Jeremy Lin rockets to Houston

 With the ball in his hands and the crowd cheering his name, Jeremy Lin is pitted against Los Angeles Lakers’ 6’7” foward Matt Barnes.  Lin sizes up Barnes and fakes one way, exploding in the opposite direction, only to be stopped by 7’1” veteran center Pau Gasol. Still, Lin keeps his cool and reverses under the basket to score.

The Madison Square Garden crowd bursts into ecstatic approval as Lin outscores Lakers’ All-Star guard Kobe Bryant with a whopping total of 38 points. This performance on February 10 along with his other “Lin-sane” plays, contributed to the strain on his knee which lead him to exit the season in late March.

Courtesy of the Houston Rockets

Last year during Linsanity, the global following of Jeremy Lin, Houston Rockets general manager Daryl Morey  kicked himself for letting Jeremy Lin go; “We should have kept @JLin7” he said on his  Twitter account.

This year, the Rockets were in dire need of a point guard after letting Goran Dragic go and trading first-string Kyle Lowry to the Toronto Raptors for a first-round draft pick. Morey saw this as an opportunity to sign Lin, a restricted free agent (Lin could sign with any team, but his current team could match the other team’s offer).

Lin’s breakthrough performance as a starter last year gained him fame and recognition. During the New York Knicks’ winning streak, Lin averaged 24.4 points along with 9.1 assists. However due to his injury, Lin took and early exit from the season. At the end of the year, when his contract had ended, Morey immediately pushed the Rockets for Lin’s contract; the Rockets tried harder than any other team to acquire Lin.

The Rockets offered Lin $19 million, but the Knicks were ready to match the offer. Morey then bumped up the offer to $25.1 million and officially signed Lin on July 11. The Knicks could not afford to place anymore strain on their already bloated payroll so they surrendered Lin.

Morey was criticized for Lin’s high salary even though Lin is a young player, but basketball fanatic Matthew Marquez believes this was the right move.

“The Rockets picked up Jeremy Lin for his marketing benefits,” sophomore Marquez said.

Sophomore Dylan Phu believes that Lin could help the team with their financial deficits.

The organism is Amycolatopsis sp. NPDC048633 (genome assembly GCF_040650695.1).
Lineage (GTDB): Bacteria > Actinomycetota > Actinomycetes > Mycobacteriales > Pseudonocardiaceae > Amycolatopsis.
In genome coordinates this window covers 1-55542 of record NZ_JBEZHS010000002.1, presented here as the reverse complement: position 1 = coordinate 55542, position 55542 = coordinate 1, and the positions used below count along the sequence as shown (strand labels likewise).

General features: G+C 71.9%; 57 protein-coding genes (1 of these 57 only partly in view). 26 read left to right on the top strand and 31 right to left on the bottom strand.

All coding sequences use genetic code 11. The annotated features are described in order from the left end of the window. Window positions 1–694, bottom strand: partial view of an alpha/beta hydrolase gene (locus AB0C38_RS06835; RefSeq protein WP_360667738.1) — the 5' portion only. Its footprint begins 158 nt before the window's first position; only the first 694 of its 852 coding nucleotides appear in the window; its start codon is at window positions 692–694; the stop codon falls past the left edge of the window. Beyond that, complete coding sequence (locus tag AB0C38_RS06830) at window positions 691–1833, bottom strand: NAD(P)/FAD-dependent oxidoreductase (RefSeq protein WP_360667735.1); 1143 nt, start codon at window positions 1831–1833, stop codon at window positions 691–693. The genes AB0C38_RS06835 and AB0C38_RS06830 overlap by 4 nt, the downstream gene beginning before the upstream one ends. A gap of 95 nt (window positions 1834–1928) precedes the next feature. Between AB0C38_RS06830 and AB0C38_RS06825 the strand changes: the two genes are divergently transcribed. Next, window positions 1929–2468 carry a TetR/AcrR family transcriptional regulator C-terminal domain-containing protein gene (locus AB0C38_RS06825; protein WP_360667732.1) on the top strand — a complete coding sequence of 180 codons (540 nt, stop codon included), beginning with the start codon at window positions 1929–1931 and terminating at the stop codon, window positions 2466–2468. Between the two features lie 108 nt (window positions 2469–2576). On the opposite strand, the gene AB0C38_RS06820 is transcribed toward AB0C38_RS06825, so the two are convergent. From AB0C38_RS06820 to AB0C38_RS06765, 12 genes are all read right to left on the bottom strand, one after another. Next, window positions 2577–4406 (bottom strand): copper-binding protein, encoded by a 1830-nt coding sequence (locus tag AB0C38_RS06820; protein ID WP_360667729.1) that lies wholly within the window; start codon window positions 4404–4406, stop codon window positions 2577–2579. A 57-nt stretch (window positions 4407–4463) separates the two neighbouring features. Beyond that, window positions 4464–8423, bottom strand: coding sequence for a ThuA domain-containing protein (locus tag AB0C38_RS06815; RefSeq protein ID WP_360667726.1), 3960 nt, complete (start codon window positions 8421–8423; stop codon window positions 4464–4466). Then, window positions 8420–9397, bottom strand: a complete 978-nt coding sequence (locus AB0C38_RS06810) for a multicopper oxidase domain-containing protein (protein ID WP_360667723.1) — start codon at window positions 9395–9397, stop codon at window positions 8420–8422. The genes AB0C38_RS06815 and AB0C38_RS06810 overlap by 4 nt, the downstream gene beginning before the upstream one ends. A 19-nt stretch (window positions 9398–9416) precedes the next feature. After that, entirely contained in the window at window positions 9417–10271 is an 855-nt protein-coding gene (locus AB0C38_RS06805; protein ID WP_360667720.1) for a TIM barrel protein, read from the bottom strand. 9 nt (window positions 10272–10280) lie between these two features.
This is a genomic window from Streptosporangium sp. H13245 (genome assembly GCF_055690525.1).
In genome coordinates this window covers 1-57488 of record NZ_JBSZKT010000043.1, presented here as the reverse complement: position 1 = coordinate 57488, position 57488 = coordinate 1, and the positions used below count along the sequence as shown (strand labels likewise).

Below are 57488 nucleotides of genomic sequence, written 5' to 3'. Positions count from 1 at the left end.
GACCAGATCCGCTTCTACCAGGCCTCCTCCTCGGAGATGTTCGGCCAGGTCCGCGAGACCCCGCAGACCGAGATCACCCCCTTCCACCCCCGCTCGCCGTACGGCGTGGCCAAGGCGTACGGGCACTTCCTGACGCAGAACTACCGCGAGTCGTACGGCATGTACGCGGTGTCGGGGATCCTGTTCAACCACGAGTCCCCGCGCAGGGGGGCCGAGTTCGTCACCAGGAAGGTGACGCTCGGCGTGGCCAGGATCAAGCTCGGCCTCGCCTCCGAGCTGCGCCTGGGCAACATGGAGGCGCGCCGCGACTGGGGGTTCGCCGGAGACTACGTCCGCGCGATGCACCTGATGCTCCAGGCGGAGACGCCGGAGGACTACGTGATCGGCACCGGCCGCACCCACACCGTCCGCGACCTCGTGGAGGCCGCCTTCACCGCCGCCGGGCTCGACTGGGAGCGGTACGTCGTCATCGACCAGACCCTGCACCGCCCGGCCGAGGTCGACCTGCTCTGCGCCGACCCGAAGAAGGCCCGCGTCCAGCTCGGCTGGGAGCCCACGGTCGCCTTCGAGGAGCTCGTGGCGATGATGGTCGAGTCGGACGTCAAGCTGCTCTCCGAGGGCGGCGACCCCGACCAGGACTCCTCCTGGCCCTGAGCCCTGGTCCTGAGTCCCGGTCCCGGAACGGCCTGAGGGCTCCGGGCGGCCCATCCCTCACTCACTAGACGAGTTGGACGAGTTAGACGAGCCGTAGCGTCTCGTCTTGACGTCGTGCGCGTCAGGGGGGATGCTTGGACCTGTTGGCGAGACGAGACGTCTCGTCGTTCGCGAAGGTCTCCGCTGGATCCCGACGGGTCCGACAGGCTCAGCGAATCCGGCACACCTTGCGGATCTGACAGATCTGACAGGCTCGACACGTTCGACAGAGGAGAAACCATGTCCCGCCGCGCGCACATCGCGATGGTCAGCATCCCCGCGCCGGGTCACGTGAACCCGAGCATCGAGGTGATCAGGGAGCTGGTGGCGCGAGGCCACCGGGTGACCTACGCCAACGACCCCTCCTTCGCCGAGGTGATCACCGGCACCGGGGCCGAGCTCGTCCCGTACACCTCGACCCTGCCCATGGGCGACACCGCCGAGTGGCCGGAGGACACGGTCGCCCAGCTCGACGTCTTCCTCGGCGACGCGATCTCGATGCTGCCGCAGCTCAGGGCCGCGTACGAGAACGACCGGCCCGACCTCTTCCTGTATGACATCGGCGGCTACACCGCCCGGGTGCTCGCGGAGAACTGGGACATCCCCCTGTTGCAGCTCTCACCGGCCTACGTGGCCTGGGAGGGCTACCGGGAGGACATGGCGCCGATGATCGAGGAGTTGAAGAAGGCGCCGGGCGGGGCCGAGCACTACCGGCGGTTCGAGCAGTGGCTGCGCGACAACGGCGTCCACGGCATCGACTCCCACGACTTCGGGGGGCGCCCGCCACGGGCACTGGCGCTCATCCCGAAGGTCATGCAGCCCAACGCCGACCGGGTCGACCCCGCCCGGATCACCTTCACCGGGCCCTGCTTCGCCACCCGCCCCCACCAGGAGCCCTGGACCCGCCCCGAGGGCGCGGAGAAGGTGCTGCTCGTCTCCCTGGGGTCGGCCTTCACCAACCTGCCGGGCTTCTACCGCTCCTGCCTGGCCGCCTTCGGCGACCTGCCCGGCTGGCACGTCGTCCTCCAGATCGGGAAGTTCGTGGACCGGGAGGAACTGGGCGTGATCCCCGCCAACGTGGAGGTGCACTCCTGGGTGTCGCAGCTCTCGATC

“Jeremy Lin is super popular, especially to Asians. Since Houston has a lot of Asians, there will be a lot of T-shirt sales. With that, [the Rockets] could get more players,” Phu said. “We‘re already rebuilding the team so the money would help.”

The Rockets have been stuck in ninth place in the Western Conference for three consecutive years with a winning percentage of 0.517. At this point, Rockets will have a hard time climbing the Conference ladder.

“The Rockets are in the middle of the league. They can’t get better,” Phu said, “they can only get worse than get better because they can’t build a team simply with the 14th pick in the draft.”

Phu explains in the lottery draft system of the NBA, the lower a team’s winning percentage, the higher the chance they have of obtaining a highly sought after athlete. Therefore, someone with a lower winning percentage is bound to pick an athlete that offers the most potential to the team.

Whether or not Lin could push the team to greater heights depends on how well Lin fits in with his team. The Rockets already established their style and their plays, but Steve Levine believes that he could fit in with the team.

“Lin seems to me to be a very likeable young man. I think he was popular with the Rockets before they let him go. I think they like him as a player, it’s just at that time they were full of tremendous amount of guards, so I think he’ll get along with everybody,” said Levine.

Phu thinks the current roster of the Rockets’ actually work to Lin’s advantage.

“Lin can run the ‘pick-and-roll,'” he said, referring to a basketball play involving a point guard who could make a through pass and a big man who can score around the rim. “And the Rockets are filled with many good finishers to execute it along with him.”

Whether it is team chemistry or Lin’s individual performance, fans remain optimistic about the athlete.

“If he plays the same way that he played in those few games that he did in New York, he can probably bring us up to the fifth or sixth seed in the Western Division,” said Marquez.

Fans have high expectations for Lin; they believe he has a vast pool of potential and will continue to improve his abilities, according to Levine.

“He certainly has the potential to be a good, steady, basketball player. I think he has the talent; I think he has the confidence and as long as he stays healthy, I think he’s going to help the Rockets,” Levine said.

According to Phu, Lin has been practicing hard to prepare for the upcoming season.

“Leg workouts, jumpshots; he used to have an ugly jumpshot, now he doesn’t,” Phu said. “We have Jeremy Lin: good and young talent.”